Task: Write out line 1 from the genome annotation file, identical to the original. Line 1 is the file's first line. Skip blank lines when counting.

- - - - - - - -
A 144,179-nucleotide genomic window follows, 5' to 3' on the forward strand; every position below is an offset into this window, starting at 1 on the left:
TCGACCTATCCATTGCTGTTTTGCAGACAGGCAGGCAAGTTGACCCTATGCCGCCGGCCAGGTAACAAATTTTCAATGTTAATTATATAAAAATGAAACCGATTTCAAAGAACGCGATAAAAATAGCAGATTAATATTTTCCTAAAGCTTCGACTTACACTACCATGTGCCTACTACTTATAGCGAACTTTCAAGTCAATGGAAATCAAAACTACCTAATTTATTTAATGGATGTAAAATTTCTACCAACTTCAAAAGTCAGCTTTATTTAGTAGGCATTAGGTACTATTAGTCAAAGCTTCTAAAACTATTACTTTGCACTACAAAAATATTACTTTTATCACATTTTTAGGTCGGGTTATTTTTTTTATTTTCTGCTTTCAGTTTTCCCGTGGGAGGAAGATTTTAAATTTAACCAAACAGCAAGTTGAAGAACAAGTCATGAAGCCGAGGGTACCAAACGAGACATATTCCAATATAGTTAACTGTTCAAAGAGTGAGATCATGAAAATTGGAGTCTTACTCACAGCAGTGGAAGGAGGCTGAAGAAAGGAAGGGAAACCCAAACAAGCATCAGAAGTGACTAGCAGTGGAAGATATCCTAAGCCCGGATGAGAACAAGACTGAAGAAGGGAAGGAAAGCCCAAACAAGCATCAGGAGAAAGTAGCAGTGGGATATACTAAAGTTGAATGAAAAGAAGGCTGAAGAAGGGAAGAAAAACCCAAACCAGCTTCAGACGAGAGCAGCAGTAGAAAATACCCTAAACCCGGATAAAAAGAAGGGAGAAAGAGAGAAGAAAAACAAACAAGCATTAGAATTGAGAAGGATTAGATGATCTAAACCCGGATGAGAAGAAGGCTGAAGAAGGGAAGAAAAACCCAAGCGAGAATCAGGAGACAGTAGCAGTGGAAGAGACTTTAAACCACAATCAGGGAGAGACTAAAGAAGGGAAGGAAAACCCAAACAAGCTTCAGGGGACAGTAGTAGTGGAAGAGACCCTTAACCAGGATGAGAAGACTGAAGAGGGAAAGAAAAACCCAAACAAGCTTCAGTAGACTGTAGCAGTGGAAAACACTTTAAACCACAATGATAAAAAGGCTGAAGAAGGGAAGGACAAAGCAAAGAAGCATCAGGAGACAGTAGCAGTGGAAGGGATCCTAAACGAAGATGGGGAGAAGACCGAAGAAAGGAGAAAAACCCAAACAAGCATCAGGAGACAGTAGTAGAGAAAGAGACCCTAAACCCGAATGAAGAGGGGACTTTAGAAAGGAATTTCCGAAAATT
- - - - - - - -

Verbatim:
A 144,179-nucleotide genomic window follows, 5' to 3' on the forward strand; every position below is an offset into this window, starting at 1 on the left: